(2) In the changing global landscape, the rise of emerging economies is obviously the most important and eye-catching phenomenon. Emerging economies and developing countries combine to make up three quarters of the world's population, and represent around 40% of the global GDP. Their weight and influence keep on rising in international economics, trade, finance, monetary system, sustainable development, energy security and climate change. China, Indonesia, India, Brazil and some others are now members of the G20 and major players in the global governance. Despite some difficulties and challenges, emerging economies and developing countries still have strong fundamentals and hold great promise. They are participants, constructors and supporters of the current international order. They don't seek to disrupt the world economic system, or intend to upend the international order. Quite the contrary, their rise will benefit the world economy, strengthen the global economic governance, make international relations more democratic, and contribute to the improvement and innovation of the global architecture.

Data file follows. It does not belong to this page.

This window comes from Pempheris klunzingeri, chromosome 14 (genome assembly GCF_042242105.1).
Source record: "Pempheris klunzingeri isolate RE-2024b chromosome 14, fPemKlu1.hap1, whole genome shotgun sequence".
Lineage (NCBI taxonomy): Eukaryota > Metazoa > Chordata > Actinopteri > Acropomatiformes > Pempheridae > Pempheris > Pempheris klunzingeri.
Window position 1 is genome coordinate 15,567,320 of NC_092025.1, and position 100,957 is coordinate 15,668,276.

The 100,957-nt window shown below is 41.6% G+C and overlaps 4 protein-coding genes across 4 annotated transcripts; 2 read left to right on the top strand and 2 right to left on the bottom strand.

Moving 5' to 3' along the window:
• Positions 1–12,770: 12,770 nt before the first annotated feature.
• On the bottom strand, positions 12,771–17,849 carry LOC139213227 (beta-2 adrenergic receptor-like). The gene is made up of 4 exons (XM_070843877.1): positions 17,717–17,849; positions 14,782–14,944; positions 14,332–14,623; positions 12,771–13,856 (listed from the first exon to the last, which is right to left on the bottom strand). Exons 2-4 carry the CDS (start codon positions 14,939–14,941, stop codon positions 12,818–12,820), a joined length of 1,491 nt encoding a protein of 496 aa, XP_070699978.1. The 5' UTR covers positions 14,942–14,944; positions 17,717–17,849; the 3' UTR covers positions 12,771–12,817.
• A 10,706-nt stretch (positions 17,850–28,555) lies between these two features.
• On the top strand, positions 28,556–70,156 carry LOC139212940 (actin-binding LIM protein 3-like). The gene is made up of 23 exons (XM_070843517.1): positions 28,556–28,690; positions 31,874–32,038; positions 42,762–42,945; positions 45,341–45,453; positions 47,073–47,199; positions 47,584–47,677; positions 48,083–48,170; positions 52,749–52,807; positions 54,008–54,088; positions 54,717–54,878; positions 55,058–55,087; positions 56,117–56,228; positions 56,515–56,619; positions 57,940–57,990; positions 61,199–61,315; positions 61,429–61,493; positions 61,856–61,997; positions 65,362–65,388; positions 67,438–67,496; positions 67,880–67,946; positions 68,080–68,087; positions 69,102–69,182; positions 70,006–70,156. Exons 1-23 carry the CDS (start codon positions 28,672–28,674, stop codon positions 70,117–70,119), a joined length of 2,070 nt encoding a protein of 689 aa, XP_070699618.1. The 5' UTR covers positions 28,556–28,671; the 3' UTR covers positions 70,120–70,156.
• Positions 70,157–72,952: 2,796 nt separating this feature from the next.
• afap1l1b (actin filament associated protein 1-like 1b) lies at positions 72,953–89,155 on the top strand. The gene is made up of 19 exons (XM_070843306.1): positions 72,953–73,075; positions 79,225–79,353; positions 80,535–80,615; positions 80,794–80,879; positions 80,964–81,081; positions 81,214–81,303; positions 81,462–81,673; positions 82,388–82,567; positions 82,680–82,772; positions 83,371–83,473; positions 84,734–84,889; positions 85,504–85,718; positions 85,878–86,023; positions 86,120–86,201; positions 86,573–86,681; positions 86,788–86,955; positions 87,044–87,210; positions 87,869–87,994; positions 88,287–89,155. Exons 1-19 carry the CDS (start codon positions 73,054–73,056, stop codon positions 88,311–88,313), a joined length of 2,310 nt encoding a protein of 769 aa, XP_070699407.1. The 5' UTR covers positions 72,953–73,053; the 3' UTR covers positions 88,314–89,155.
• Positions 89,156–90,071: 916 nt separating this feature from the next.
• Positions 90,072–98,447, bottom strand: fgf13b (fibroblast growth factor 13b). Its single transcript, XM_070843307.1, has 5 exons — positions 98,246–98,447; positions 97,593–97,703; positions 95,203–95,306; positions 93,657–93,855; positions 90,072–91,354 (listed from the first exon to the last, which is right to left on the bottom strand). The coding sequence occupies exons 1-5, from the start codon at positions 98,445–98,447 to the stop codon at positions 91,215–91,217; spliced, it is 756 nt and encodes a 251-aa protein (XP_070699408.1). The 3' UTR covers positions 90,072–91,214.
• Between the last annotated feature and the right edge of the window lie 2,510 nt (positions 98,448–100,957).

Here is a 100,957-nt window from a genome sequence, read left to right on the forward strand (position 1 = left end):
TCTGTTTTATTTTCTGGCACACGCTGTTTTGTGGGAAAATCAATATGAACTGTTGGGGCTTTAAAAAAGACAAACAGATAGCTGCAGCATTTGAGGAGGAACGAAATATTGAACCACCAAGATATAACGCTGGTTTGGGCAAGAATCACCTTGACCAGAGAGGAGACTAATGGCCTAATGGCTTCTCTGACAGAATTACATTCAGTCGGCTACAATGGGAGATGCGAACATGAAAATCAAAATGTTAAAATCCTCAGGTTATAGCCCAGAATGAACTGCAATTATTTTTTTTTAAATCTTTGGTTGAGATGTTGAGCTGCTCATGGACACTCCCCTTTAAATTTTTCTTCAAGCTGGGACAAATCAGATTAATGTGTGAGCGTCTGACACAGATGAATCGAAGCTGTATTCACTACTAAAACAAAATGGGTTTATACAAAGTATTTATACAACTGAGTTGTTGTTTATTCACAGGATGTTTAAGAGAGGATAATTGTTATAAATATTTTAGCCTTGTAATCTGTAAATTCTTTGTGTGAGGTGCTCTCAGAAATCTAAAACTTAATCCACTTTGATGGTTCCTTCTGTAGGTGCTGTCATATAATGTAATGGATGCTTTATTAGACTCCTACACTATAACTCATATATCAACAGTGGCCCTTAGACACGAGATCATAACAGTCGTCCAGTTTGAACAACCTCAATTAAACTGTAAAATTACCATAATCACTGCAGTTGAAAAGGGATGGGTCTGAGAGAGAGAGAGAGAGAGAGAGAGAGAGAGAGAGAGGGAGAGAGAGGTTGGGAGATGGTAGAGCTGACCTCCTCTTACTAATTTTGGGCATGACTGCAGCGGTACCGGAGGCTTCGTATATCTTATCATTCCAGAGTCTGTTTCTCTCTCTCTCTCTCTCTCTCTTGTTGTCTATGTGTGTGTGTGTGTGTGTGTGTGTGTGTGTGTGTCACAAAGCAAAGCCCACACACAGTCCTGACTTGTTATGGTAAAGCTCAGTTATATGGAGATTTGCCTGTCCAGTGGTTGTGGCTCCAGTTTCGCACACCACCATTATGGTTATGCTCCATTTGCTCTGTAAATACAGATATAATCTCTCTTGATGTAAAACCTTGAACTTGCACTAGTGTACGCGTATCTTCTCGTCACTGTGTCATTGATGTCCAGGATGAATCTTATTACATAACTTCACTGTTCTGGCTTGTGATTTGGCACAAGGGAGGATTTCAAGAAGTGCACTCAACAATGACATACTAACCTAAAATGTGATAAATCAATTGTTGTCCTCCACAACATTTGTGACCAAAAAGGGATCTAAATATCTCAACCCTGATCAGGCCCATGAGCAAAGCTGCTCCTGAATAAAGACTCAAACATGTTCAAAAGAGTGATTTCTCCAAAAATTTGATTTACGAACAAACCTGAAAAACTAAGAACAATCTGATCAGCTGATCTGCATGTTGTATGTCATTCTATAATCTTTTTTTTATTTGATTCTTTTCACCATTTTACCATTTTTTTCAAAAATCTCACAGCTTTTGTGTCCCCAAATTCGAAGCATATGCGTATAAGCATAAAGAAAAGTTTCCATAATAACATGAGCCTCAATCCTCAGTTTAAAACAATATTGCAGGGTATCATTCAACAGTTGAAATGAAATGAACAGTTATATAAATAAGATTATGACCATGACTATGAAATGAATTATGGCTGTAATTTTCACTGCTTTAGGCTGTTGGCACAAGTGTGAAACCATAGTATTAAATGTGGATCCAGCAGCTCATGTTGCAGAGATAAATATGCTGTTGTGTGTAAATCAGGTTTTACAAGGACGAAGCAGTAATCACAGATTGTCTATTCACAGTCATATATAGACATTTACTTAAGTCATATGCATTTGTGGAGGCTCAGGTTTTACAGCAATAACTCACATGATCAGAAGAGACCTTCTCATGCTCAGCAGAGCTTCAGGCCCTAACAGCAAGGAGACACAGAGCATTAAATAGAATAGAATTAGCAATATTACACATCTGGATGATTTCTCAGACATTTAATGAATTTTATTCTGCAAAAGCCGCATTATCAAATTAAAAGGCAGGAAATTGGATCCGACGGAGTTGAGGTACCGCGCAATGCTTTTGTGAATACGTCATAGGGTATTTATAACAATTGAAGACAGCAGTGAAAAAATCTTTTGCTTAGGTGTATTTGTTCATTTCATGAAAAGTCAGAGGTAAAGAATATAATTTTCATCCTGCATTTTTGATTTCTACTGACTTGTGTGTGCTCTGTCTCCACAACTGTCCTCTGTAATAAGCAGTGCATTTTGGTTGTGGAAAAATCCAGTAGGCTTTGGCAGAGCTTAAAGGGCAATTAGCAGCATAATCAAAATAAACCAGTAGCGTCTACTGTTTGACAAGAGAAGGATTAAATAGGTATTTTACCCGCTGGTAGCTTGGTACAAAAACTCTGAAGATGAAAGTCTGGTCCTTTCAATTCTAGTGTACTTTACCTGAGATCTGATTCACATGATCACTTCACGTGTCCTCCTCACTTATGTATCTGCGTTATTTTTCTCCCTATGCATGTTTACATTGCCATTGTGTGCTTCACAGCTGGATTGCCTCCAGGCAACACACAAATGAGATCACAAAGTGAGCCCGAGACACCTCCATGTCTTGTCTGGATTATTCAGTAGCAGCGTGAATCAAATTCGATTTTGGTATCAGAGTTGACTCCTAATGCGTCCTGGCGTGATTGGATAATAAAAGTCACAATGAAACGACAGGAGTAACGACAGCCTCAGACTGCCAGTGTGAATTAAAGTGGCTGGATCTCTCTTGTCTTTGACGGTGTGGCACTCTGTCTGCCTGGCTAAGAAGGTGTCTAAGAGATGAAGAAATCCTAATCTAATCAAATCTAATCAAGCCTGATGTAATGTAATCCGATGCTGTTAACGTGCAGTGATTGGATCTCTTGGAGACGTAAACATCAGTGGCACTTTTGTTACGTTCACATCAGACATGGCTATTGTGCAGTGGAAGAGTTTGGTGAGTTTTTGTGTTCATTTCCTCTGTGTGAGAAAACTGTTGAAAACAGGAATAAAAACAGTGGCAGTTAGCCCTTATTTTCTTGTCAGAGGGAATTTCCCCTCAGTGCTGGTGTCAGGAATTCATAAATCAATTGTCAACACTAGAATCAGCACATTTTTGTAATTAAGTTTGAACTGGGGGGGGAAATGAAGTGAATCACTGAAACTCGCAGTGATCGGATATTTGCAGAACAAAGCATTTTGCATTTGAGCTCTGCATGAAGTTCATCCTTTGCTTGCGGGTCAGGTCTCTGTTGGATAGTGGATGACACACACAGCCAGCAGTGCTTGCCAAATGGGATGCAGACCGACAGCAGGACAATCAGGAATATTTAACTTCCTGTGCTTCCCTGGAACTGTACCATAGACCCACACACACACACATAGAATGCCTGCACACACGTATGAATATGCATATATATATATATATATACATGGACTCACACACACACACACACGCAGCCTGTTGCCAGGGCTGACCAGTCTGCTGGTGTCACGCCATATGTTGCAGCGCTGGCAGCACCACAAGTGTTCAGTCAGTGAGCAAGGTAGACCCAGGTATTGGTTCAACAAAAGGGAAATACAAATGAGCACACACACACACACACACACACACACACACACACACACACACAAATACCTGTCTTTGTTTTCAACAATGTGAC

(3) In this new context, China, Indonesia and other major emerging powers should work together to encourage the international community to take a long-term, positive view of the rise of emerging economies, and accept their roles with an open and inclusive mind. The world should embrace a more fair and equitable political and economic order.

Politically, adopt a new mindset of inclusiveness and cooperation. Countries should reject zero-sum calculations, cold war mentality and alliance politics. What is needed is a more inclusive and constructive global network of partnerships.

Economically, foster new prospects of win-win cooperation. We need to develop a sense of community of interests, and create a favorable and inclusive space of development for all. Meanwhile, emerging economies and developing countries' interests and concerns need to be accommodated in international economic governance and in the fields of development.

In terms of security, create a new future of shared security. The international community should adopt a vision of common security, cooperative security, comprehensive security and sustainable security. Countries should work through dialogue and consultation to address

Culturally, promote a new tide of exchanges and mutual learning. All countries' cultural, ethnic and religious diversity should be respected. The view of conflict of civilizations should be rejected. We should promote harmony among all kinds of civilizations and development models.